A visit to the battlefield is well worthwhile and if you are feeling energetic and have an interest in the history of our great county then a day out walking the walk is a must.

The area to the south of Worcester between Powick Bridge and the confluence of the Severn and Teme is the best-preserved part of the battlefield. There is good access to the old Powick Bridge and there are footpaths leading across the battlefield, including paths on the north side of the Teme and on both sides of the Severn.

Here the ground is still open agricultural land, where the manoeuvres of the armies between the bridge and the position of the pontoons can be best appreciated. Further north and to the east of the city late 19th and particularly 20th-century development has destroyed large parts of the battlefield and most traces of the landscape.

Within the city, there are several buildings and monuments associated with the battle. The top of the Cathedral tower gives the best view of the battlefield.

Photography by Gail Braznell © Reflected Images

The Commandery tells stories from the Civil War and the Battle of Worcester as part of its long and varied history from its location in the heart of Worcester, just 3 minutes walk from Worcester Cathedral.

Open: Tuesday-Saturday 10.00am-5.00pm. Sunday 1.30pm-5.00pm.

Tel: (01905) 361821
Special thanks to Alex Bear for telling me in great detail the turbulent story of The Battle of Worcester.

Oliver Cromwell described Worcester as a “crowning mercy”. It was his final battle as an active commander.

There’s a legend that on the eve of his great victory at Worcester, Cromwell went alone into Perry Wood and ”sold his soul” to the Devil on condition that he could emerge triumphant from the following day’s conflict. The devil promised Cromwell victory in exchange for his soul, saying he would come to collect the debt in 7 years time. Cromwell died on a stormy night, 3rd September 1658, seven years to the day after the Battle of Worcester!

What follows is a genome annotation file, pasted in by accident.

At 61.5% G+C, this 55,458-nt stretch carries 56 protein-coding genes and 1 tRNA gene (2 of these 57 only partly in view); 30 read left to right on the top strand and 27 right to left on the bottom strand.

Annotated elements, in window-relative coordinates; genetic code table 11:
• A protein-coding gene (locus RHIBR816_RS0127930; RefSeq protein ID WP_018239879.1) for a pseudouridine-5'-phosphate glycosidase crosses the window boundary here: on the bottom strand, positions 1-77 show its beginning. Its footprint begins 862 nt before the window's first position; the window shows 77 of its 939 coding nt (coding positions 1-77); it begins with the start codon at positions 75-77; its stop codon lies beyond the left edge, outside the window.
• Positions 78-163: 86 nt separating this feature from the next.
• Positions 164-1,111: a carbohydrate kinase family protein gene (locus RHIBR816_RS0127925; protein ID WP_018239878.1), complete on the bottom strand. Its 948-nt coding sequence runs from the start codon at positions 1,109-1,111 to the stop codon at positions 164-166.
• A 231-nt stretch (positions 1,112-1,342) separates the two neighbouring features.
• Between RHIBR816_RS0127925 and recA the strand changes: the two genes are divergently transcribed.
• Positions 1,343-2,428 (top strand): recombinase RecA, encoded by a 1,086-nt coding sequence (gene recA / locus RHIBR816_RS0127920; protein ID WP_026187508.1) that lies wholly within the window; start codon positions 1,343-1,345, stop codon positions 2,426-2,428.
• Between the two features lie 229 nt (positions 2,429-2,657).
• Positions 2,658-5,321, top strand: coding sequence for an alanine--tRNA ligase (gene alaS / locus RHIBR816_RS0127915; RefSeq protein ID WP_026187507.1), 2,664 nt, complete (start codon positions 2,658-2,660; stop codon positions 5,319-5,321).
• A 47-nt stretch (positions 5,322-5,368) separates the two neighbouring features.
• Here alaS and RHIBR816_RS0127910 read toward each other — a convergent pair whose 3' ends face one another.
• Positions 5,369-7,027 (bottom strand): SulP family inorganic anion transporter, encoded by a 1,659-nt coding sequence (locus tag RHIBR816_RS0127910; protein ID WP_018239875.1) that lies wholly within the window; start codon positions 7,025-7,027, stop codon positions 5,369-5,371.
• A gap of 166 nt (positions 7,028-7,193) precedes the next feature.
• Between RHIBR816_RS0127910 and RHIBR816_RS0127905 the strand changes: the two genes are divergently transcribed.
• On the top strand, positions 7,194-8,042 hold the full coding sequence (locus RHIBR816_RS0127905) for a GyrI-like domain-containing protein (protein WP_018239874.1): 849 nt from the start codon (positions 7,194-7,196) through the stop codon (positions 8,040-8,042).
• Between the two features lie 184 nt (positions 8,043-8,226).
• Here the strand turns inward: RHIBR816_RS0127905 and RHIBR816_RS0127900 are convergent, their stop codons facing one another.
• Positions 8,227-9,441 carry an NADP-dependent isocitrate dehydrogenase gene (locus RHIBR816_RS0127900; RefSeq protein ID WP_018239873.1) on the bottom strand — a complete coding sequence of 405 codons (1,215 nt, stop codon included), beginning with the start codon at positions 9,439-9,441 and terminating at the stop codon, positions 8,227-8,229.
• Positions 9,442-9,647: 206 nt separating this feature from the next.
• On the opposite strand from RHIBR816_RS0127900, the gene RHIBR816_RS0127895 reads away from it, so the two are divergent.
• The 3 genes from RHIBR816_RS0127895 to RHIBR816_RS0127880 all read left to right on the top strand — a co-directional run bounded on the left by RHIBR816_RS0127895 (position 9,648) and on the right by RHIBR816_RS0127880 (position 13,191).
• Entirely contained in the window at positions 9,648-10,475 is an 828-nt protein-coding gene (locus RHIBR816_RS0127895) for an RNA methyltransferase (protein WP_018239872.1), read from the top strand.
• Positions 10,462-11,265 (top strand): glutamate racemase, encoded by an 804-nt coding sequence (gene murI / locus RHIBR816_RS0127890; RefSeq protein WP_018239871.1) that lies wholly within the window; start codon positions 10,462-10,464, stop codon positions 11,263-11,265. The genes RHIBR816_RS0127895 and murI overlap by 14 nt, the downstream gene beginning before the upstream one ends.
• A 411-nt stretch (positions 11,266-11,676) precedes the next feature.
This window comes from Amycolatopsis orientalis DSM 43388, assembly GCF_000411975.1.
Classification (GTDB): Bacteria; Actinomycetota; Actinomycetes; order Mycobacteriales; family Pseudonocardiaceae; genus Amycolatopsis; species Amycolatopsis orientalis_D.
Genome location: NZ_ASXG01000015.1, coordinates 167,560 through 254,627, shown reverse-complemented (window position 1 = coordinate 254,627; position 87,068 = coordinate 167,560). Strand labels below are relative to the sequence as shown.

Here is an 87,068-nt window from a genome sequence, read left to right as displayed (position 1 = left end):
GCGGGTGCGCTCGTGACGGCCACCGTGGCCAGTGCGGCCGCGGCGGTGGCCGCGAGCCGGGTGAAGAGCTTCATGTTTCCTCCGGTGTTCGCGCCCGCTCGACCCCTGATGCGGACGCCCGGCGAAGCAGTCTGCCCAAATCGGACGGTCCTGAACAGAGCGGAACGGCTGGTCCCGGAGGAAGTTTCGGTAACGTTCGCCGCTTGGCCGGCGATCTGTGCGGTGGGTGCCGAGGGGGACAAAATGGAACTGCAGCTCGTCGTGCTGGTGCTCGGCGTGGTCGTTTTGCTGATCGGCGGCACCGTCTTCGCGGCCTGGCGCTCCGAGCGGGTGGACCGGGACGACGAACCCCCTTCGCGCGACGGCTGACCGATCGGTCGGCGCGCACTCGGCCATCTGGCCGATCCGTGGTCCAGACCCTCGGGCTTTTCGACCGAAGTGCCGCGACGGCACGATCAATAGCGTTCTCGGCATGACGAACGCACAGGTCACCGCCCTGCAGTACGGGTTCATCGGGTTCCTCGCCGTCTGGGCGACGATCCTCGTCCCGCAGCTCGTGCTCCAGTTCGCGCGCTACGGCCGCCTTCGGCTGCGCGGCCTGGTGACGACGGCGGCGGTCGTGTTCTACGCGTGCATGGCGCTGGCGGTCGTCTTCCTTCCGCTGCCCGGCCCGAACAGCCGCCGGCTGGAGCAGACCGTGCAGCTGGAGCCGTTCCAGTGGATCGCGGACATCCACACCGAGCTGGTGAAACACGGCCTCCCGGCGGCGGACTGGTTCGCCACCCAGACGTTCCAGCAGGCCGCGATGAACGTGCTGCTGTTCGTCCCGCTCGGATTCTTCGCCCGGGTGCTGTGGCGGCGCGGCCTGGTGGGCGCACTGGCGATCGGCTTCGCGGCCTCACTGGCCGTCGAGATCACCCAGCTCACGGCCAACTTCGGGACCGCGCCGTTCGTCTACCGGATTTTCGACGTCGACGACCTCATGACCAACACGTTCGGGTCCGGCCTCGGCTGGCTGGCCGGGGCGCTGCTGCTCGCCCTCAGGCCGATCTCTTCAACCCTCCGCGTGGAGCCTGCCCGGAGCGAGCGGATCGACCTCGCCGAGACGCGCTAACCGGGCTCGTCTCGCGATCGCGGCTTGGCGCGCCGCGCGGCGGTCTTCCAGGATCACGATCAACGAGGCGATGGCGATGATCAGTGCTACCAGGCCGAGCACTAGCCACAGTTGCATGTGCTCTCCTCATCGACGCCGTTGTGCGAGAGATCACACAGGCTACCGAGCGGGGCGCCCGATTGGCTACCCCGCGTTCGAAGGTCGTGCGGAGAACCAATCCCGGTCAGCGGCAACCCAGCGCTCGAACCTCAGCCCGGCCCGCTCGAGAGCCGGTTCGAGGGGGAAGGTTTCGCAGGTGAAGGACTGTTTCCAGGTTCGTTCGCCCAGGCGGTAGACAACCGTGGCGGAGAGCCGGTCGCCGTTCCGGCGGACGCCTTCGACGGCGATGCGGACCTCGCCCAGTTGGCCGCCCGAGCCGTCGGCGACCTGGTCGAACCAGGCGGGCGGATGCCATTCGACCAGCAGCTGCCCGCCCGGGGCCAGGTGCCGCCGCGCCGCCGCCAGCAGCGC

In 1651, King Charles II’s hopes were crushed in The Battle of Worcester, the final conflict of the Civil War. Young Charles was forced to flee for his life, blocked by Cromwell’s patrols, he found refuge at Boscobel in Shropshire hiding in a tree, which is now known as The Royal Oak. Then moving from this hiding place in The Royal Oak, he spent the night hiding in a priest-hole in the same lodge before travelling in disguise to other safe houses, later escaping to France.
The Commandery’s Survival

The Commandery itself has always been an important building to Worcester. Originally a monastic hospital, its grandeur aided it’s survival during the reformation, as rather than being destroyed it was sold into the hands of a wealthy Protestant family.

It has survived two major engagements during the English Civil War; In 1646 when the city was besieged and all buildings outside the city walls in the Sidbury area were torn down to remove any potential cover for an advancing enemy and in 1651 when the building served as General Hamilton’s headquarters.

During the 1651 battle, the wounded Scots were being held and treated in The Commandery whilst the battle raged. Considering the building’s location between Fort Royal and the city itself, it is important to remember that once the fort fell, The Commandery would have been a perfect target for the Parliamentarian gunners as the surviving Scots fled towards the safety of the building.
However, it has been theorised that the Parliamentarians were unable to depress their cannons far enough to actually aim at the building and had to resign themselves to hurling cannonballs over the building and into the city behind instead.

This would explain why such little battle damage can be observed around the building despite fighting no doubt taking place in and around the building’s grounds.